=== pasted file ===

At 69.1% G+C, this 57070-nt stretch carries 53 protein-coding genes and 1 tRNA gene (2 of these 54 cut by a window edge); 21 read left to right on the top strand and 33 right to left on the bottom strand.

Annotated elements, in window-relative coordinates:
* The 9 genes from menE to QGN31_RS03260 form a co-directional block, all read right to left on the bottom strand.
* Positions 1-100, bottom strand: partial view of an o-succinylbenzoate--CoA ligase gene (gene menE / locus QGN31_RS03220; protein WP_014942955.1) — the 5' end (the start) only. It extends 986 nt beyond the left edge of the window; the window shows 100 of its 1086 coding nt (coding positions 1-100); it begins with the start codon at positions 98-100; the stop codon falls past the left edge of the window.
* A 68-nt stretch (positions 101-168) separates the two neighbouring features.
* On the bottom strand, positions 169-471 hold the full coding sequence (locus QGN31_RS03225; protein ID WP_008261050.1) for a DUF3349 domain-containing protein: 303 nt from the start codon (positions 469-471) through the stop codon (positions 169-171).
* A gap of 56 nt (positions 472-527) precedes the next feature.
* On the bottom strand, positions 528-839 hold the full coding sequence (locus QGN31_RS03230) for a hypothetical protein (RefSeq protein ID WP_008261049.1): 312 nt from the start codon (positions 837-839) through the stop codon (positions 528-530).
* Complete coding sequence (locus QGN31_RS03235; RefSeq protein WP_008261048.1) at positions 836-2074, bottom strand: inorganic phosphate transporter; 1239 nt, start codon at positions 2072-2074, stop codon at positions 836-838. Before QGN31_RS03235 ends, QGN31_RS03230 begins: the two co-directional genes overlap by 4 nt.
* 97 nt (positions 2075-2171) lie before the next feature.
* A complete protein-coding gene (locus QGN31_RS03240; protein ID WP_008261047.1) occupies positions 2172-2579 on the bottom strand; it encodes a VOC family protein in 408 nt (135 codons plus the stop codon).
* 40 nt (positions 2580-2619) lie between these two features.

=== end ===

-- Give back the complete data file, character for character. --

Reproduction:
At 69.1% G+C, this 57070-nt stretch carries 53 protein-coding genes and 1 tRNA gene (2 of these 54 cut by a window edge); 21 read left to right on the top strand and 33 right to left on the bottom strand.

Annotated elements, in window-relative coordinates:
* The 9 genes from menE to QGN31_RS03260 form a co-directional block, all read right to left on the bottom strand.
* Positions 1-100, bottom strand: partial view of an o-succinylbenzoate--CoA ligase gene (gene menE / locus QGN31_RS03220; protein WP_014942955.1) — the 5' end (the start) only. It extends 986 nt beyond the left edge of the window; the window shows 100 of its 1086 coding nt (coding positions 1-100); it begins with the start codon at positions 98-100; the stop codon falls past the left edge of the window.
* A 68-nt stretch (positions 101-168) separates the two neighbouring features.
* On the bottom strand, positions 169-471 hold the full coding sequence (locus QGN31_RS03225; protein ID WP_008261050.1) for a DUF3349 domain-containing protein: 303 nt from the start codon (positions 469-471) through the stop codon (positions 169-171).
* A gap of 56 nt (positions 472-527) precedes the next feature.
* On the bottom strand, positions 528-839 hold the full coding sequence (locus QGN31_RS03230) for a hypothetical protein (RefSeq protein ID WP_008261049.1): 312 nt from the start codon (positions 837-839) through the stop codon (positions 528-530).
* Complete coding sequence (locus QGN31_RS03235; RefSeq protein WP_008261048.1) at positions 836-2074, bottom strand: inorganic phosphate transporter; 1239 nt, start codon at positions 2072-2074, stop codon at positions 836-838. Before QGN31_RS03235 ends, QGN31_RS03230 begins: the two co-directional genes overlap by 4 nt.
* 97 nt (positions 2075-2171) lie before the next feature.
* A complete protein-coding gene (locus QGN31_RS03240; protein ID WP_008261047.1) occupies positions 2172-2579 on the bottom strand; it encodes a VOC family protein in 408 nt (135 codons plus the stop codon).
* 40 nt (positions 2580-2619) lie between these two features.